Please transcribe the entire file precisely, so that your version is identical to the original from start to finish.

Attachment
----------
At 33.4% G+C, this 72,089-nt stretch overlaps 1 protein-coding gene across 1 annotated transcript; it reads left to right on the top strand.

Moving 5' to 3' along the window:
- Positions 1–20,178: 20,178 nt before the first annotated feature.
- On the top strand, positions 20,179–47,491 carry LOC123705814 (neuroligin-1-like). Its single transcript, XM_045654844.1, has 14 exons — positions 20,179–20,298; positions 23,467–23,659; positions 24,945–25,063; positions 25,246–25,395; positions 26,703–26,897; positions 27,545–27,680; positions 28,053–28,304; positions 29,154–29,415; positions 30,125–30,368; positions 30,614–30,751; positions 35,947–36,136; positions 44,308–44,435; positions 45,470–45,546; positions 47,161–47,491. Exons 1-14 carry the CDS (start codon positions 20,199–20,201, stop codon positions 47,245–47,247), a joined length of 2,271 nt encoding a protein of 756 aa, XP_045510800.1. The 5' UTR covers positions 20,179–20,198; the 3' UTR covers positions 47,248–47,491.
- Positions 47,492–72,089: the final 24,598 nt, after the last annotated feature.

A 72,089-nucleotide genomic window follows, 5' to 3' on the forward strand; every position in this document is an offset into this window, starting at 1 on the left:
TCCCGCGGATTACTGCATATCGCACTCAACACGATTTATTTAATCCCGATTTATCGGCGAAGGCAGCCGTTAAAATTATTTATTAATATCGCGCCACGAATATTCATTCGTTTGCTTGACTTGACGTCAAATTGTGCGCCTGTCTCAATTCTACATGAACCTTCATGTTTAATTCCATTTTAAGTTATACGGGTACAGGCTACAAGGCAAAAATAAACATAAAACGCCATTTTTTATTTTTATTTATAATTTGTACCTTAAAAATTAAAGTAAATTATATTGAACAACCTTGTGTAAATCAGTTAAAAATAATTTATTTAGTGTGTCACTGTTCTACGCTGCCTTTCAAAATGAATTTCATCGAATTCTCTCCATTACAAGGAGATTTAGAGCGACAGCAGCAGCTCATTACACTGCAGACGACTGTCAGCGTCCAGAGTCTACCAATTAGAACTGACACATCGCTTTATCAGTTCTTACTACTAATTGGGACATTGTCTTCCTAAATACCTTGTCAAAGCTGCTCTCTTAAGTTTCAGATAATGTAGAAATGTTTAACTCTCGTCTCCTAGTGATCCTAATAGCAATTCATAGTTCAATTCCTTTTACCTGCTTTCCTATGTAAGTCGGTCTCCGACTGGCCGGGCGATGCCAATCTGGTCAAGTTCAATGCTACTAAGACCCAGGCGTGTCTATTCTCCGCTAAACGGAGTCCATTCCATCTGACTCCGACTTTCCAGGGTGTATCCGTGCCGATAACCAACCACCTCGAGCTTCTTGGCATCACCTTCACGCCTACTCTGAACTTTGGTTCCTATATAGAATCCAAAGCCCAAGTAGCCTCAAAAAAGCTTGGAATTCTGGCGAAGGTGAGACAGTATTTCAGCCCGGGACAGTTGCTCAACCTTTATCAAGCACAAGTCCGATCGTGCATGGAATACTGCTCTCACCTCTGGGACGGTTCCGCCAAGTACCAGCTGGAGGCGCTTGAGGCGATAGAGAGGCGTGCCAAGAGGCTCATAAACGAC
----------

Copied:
At 33.4% G+C, this 72,089-nt stretch overlaps 1 protein-coding gene across 1 annotated transcript; it reads left to right on the top strand.

Moving 5' to 3' along the window:
- Positions 1–20,178: 20,178 nt before the first annotated feature.
- On the top strand, positions 20,179–47,491 carry LOC123705814 (neuroligin-1-like). Its single transcript, XM_045654844.1, has 14 exons — positions 20,179–20,298; positions 23,467–23,659; positions 24,945–25,063; positions 25,246–25,395; positions 26,703–26,897; positions 27,545–27,680; positions 28,053–28,304; positions 29,154–29,415; positions 30,125–30,368; positions 30,614–30,751; positions 35,947–36,136; positions 44,308–44,435; positions 45,470–45,546; positions 47,161–47,491. Exons 1-14 carry the CDS (start codon positions 20,199–20,201, stop codon positions 47,245–47,247), a joined length of 2,271 nt encoding a protein of 756 aa, XP_045510800.1. The 5' UTR covers positions 20,179–20,198; the 3' UTR covers positions 47,248–47,491.
- Positions 47,492–72,089: the final 24,598 nt, after the last annotated feature.

A 72,089-nucleotide genomic window follows, 5' to 3' on the forward strand; every position in this document is an offset into this window, starting at 1 on the left:
TCCCGCGGATTACTGCATATCGCACTCAACACGATTTATTTAATCCCGATTTATCGGCGAAGGCAGCCGTTAAAATTATTTATTAATATCGCGCCACGAATATTCATTCGTTTGCTTGACTTGACGTCAAATTGTGCGCCTGTCTCAATTCTACATGAACCTTCATGTTTAATTCCATTTTAAGTTATACGGGTACAGGCTACAAGGCAAAAATAAACATAAAACGCCATTTTTTATTTTTATTTATAATTTGTACCTTAAAAATTAAAGTAAATTATATTGAACAACCTTGTGTAAATCAGTTAAAAATAATTTATTTAGTGTGTCACTGTTCTACGCTGCCTTTCAAAATGAATTTCATCGAATTCTCTCCATTACAAGGAGATTTAGAGCGACAGCAGCAGCTCATTACACTGCAGACGACTGTCAGCGTCCAGAGTCTACCAATTAGAACTGACACATCGCTTTATCAGTTCTTACTACTAATTGGGACATTGTCTTCCTAAATACCTTGTCAAAGCTGCTCTCTTAAGTTTCAGATAATGTAGAAATGTTTAACTCTCGTCTCCTAGTGATCCTAATAGCAATTCATAGTTCAATTCCTTTTACCTGCTTTCCTATGTAAGTCGGTCTCCGACTGGCCGGGCGATGCCAATCTGGTCAAGTTCAATGCTACTAAGACCCAGGCGTGTCTATTCTCCGCTAAACGGAGTCCATTCCATCTGACTCCGACTTTCCAGGGTGTATCCGTGCCGATAACCAACCACCTCGAGCTTCTTGGCATCACCTTCACGCCTACTCTGAACTTTGGTTCCTATATAGAATCCAAAGCCCAAGTAGCCTCAAAAAAGCTTGGAATTCTGGCGAAGGTGAGACAGTATTTCAGCCCGGGACAGTTGCTCAACCTTTATCAAGCACAAGTCCGATCGTGCATGGAATACTGCTCTCACCTCTGGGACGGTTCCGCCAAGTACCAGCTGGAGGCGCTTGAGGCGATAGAGAGGCGTGCCAAGAGGCTCATAAACGAC